The University of Illinois at Chicago (UIC) evaluated the Muslim Public Affairs Council’s (MPAC) Safe Spaces program and found that the program as implemented was not successful, but some aspects showed potential. The full NIJ report is available and scholarly reports forthcoming. This research brief, written in collaboration with START, shares key lessons learned to help guide other programs and policies. The Safe Spaces Program aimed to strengthen community resilience and promote a healthy environment by empowering communities with practical and effective tools. The key components of the model included: adopting a public health framework; incorporating both prevention and intervention components; having an outside trainer deliver the program training to community sites, and; focusing on Muslim communities to implement the program in mosques.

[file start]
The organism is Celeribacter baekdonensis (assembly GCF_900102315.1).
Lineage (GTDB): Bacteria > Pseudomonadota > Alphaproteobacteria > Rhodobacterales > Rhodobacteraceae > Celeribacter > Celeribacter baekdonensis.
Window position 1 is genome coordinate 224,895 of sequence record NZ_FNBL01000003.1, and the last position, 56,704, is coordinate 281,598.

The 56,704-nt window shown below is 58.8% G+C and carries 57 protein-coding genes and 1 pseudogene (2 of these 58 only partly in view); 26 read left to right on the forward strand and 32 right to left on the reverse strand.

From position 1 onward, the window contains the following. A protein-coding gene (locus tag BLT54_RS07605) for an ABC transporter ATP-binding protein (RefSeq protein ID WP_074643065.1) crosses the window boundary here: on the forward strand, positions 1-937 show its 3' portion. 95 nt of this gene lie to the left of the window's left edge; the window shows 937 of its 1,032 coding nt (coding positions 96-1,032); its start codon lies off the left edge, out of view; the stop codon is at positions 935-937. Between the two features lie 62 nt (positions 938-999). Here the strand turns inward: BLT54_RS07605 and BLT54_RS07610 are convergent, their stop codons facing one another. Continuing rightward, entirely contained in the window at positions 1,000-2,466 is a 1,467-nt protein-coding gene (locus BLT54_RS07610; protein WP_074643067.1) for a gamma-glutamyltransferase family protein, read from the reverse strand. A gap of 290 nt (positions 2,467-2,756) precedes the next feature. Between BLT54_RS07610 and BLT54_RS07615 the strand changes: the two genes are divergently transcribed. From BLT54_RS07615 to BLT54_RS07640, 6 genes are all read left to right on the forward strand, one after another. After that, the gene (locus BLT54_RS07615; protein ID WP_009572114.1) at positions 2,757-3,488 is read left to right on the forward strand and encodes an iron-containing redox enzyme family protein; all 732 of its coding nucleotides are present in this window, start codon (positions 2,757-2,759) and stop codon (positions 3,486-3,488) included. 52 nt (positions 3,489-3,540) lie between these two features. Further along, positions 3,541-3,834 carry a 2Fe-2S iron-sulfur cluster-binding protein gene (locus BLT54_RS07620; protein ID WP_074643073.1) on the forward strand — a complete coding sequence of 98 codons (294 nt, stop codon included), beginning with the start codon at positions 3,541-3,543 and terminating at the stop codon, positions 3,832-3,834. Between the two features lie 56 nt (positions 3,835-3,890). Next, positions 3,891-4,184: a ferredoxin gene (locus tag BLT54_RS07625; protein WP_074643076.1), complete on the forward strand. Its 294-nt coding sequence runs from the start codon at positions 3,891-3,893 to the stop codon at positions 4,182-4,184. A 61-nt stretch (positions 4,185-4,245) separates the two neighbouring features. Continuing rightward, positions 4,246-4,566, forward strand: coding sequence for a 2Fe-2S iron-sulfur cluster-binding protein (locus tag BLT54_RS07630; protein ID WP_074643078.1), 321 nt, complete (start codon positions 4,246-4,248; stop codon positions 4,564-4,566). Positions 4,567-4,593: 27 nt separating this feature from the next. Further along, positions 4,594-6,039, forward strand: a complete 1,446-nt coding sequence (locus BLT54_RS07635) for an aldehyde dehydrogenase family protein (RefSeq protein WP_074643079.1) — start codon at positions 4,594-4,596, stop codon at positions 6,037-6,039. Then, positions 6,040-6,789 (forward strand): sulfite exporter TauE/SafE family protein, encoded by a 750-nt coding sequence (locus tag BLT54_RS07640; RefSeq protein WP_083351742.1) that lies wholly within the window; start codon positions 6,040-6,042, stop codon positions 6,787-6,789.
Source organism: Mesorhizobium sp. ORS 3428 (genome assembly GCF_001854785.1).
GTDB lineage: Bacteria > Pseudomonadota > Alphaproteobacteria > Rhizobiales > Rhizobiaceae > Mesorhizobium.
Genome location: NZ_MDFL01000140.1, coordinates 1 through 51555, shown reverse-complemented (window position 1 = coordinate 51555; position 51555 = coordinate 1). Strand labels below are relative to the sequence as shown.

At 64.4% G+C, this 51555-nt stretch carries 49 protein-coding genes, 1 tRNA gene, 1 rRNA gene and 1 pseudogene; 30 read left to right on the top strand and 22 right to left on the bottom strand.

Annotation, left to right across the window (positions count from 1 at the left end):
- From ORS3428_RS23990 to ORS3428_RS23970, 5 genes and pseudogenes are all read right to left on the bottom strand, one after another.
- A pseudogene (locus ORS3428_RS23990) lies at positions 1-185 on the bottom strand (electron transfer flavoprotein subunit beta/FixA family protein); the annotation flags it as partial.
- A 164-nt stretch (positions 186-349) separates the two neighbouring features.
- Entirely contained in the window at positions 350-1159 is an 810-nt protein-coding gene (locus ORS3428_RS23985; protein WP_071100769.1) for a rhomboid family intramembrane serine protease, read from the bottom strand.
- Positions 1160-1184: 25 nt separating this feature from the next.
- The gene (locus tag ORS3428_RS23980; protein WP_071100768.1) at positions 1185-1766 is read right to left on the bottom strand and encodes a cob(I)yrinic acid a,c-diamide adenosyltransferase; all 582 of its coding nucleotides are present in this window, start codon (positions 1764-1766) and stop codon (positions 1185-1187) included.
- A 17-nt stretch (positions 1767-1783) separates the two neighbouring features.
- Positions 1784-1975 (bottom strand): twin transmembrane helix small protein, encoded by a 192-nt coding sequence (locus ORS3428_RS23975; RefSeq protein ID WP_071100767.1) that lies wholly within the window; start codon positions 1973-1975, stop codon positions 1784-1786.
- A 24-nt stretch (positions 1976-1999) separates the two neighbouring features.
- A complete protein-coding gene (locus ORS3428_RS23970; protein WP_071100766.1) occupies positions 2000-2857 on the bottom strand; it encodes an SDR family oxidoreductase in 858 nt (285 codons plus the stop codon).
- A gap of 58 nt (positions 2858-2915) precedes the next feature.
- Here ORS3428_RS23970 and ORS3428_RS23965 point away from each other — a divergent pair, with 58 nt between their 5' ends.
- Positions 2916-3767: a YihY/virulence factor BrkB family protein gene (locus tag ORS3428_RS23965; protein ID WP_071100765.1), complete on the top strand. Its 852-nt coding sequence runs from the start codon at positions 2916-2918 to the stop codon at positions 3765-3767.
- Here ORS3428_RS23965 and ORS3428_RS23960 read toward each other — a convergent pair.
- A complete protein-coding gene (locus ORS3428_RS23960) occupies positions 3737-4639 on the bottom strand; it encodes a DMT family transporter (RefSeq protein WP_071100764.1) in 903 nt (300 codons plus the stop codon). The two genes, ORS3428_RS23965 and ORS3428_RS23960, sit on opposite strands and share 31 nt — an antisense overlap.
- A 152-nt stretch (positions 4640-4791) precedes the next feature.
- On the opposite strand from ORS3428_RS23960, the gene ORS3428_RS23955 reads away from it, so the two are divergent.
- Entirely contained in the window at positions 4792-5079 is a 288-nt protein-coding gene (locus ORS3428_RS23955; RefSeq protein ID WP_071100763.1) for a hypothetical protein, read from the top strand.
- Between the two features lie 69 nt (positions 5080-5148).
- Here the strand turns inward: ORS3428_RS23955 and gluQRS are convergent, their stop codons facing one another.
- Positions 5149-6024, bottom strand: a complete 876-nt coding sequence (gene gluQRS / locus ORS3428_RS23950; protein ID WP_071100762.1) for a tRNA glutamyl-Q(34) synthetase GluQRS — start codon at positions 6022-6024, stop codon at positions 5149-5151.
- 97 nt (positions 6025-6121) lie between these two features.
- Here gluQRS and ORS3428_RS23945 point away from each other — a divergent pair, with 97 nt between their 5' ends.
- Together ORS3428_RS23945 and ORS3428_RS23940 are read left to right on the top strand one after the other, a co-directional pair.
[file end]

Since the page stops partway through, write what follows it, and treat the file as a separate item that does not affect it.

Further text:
Weine, Stevan, and Chloe Polutnik Smith, William Braniff, Max Erdemandi, Liberty Day. 2019. "How Can a Public Health Framework Be Applied to Preventing Violent Extremism?" START, College Park, Maryland. June. https://start.umd.edu/pubs/UIC_MPAC_START_SafeSpaces_PublicHealthFramework_June2019.pdf